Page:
Using synergistic combinations has the potential to lower the amount of each agent one has to use, which should be beneficial in lowering their potential side effects [29, 30]. Still, the effect sizes from combinations of a few factors might not be much more than those of a single factor. To even begin to contemplate 10X effects like Silicon Valley aims for, we need to concentrate on the strategies that will generate the most synergistic combinations (Fig. 1). This is a challenge because of the number of possible combinations to be tested is a multiple of the number of factors under consideration. Consider the hypothetical that we had drugs targeting each of the  20,000 protein-coding human genes. Testing all those in combination would be four hundred million combinations, which isn’t feasible today (noting that in some contexts the effects of combinations of many factors can be approximated by the effects of pairs, which significantly reduces the number of combinations to test [31]). Potentially we might not need to screen through to find the best combination and we could just throw the kitchen sink at the problem and perturb many genes at a time. There is precedence for the many-gene approach using CRISPR, where 62 retroviral genes were knocked out in the pig liver to make these organs theoretically safer for transplantation [32]. Yet there are regulatory hurdles that need to be cleared for such an approach to be accepted for human use. Currently the FDA requires testing of the individual components of a combination treatment. However, one can envision a future where the need will get so great that the FDA will allow applications for cocktails without their individual components gaining approval first [33].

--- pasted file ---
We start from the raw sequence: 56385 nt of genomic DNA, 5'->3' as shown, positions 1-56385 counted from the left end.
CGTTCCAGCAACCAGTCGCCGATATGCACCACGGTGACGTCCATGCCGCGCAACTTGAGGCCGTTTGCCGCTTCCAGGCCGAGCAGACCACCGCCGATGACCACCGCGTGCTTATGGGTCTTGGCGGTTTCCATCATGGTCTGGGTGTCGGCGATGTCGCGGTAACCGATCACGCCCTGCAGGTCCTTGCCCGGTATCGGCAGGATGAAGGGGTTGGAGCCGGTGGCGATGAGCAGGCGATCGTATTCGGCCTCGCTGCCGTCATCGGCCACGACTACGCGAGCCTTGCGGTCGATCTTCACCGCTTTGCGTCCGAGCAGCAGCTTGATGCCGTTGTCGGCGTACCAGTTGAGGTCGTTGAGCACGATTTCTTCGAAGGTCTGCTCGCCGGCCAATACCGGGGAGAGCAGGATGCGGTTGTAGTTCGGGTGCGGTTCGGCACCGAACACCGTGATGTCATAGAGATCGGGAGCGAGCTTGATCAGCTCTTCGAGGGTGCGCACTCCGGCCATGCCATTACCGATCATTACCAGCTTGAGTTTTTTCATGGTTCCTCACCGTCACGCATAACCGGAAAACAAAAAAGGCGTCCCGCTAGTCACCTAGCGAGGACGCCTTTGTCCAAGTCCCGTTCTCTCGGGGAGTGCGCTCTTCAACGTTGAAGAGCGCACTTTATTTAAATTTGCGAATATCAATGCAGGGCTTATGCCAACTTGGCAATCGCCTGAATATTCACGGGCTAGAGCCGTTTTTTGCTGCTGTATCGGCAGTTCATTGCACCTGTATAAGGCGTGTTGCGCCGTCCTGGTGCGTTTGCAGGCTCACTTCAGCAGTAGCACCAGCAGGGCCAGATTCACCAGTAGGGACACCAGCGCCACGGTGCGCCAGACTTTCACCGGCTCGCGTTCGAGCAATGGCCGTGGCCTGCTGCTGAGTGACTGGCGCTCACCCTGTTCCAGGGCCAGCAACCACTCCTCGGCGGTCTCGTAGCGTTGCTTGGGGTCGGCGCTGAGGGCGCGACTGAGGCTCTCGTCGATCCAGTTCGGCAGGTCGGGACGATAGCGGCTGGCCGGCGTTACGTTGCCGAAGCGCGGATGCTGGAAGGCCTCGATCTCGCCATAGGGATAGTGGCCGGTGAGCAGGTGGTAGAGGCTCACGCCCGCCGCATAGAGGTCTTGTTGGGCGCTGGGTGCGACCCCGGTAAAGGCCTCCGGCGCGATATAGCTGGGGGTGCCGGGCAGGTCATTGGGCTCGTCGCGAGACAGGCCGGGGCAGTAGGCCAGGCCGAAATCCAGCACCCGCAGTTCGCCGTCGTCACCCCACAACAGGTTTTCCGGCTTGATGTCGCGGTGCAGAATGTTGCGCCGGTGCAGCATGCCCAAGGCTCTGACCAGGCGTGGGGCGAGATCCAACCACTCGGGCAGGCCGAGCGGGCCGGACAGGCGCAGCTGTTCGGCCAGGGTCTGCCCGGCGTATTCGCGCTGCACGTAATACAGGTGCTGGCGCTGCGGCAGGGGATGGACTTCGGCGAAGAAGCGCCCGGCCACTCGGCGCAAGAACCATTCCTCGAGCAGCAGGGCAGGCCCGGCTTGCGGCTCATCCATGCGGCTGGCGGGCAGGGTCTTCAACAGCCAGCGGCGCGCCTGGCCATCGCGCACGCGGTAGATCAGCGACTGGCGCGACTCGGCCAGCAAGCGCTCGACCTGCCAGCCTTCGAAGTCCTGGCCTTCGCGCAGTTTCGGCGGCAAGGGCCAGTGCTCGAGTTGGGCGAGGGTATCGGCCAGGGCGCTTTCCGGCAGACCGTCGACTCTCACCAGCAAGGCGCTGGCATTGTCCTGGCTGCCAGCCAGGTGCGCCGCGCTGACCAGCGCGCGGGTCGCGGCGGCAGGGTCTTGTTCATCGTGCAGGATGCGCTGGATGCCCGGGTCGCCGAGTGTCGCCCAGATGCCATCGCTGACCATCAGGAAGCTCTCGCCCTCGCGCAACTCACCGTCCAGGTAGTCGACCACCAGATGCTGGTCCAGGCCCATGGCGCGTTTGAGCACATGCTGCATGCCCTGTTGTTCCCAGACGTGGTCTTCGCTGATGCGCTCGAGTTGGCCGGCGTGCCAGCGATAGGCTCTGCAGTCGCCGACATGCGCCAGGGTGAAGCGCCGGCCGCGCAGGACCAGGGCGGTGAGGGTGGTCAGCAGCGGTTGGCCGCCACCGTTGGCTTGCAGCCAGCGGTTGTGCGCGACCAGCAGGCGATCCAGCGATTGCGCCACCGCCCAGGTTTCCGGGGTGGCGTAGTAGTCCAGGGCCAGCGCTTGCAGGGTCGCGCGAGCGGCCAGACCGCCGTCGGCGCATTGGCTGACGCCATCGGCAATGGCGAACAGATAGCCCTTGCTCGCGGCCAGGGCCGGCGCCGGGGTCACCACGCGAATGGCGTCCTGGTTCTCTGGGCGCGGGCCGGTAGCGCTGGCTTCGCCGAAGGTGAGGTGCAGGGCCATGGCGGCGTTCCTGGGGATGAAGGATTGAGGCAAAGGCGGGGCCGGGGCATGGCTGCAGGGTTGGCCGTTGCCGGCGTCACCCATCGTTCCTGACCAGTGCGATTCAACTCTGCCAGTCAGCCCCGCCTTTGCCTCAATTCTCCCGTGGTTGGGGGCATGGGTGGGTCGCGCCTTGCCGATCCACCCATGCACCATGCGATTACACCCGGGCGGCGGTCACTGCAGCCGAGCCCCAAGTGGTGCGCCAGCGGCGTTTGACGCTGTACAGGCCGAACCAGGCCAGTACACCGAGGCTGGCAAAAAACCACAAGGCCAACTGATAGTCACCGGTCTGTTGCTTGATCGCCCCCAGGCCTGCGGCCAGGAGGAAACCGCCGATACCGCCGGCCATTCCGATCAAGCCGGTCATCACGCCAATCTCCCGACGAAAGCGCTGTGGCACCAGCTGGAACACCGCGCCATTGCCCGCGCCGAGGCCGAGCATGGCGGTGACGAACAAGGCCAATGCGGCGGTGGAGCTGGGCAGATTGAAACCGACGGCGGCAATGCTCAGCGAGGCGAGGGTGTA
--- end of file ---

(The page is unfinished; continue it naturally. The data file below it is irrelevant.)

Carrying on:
Fig.1

10X healthspan/lifespan strategy #1. Identify maximally synergistic aging preventing factors, such as drugs or gene manipulations. Four factors are depicted as needed to promote the synergistic effects of an aging phenotype, ρ (rho), in analogy to the Yamanaka pluripotency cocktail, which contains four factors. These synergistic factors, which could be drugs and/or gene manipulations, will ideally be chosen from a large list of candidates following systematic, unbiased, large-scale experimentation.